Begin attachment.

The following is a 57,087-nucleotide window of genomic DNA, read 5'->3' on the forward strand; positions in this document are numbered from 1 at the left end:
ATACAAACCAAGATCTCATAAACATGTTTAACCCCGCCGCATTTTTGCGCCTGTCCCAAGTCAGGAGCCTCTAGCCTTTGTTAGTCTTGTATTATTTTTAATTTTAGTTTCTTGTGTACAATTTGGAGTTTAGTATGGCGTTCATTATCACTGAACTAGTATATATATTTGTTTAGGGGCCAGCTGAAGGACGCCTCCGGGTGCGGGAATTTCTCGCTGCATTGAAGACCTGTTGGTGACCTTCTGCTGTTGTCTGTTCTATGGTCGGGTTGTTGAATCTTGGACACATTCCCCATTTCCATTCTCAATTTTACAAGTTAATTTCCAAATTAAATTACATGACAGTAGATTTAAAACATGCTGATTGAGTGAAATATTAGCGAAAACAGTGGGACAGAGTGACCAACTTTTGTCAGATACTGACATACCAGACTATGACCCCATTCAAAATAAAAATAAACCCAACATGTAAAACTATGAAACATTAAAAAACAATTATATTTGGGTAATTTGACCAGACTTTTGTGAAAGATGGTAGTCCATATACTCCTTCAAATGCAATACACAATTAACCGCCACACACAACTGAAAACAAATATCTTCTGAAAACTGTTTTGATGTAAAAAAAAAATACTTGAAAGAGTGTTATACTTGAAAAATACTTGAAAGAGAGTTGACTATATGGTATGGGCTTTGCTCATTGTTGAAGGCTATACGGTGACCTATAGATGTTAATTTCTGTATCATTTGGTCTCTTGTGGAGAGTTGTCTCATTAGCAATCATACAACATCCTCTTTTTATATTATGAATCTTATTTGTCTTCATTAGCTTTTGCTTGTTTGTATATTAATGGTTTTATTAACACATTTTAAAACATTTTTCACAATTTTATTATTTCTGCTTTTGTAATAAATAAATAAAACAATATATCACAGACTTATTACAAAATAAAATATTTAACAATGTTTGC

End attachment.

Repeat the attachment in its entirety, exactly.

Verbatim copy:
The following is a 57,087-nucleotide window of genomic DNA, read 5'->3' on the forward strand; positions in this document are numbered from 1 at the left end:
ATACAAACCAAGATCTCATAAACATGTTTAACCCCGCCGCATTTTTGCGCCTGTCCCAAGTCAGGAGCCTCTAGCCTTTGTTAGTCTTGTATTATTTTTAATTTTAGTTTCTTGTGTACAATTTGGAGTTTAGTATGGCGTTCATTATCACTGAACTAGTATATATATTTGTTTAGGGGCCAGCTGAAGGACGCCTCCGGGTGCGGGAATTTCTCGCTGCATTGAAGACCTGTTGGTGACCTTCTGCTGTTGTCTGTTCTATGGTCGGGTTGTTGAATCTTGGACACATTCCCCATTTCCATTCTCAATTTTACAAGTTAATTTCCAAATTAAATTACATGACAGTAGATTTAAAACATGCTGATTGAGTGAAATATTAGCGAAAACAGTGGGACAGAGTGACCAACTTTTGTCAGATACTGACATACCAGACTATGACCCCATTCAAAATAAAAATAAACCCAACATGTAAAACTATGAAACATTAAAAAACAATTATATTTGGGTAATTTGACCAGACTTTTGTGAAAGATGGTAGTCCATATACTCCTTCAAATGCAATACACAATTAACCGCCACACACAACTGAAAACAAATATCTTCTGAAAACTGTTTTGATGTAAAAAAAAAATACTTGAAAGAGTGTTATACTTGAAAAATACTTGAAAGAGAGTTGACTATATGGTATGGGCTTTGCTCATTGTTGAAGGCTATACGGTGACCTATAGATGTTAATTTCTGTATCATTTGGTCTCTTGTGGAGAGTTGTCTCATTAGCAATCATACAACATCCTCTTTTTATATTATGAATCTTATTTGTCTTCATTAGCTTTTGCTTGTTTGTATATTAATGGTTTTATTAACACATTTTAAAACATTTTTCACAATTTTATTATTTCTGCTTTTGTAATAAATAAATAAAACAATATATCACAGACTTATTACAAAATAAAATATTTAACAATGTTTGC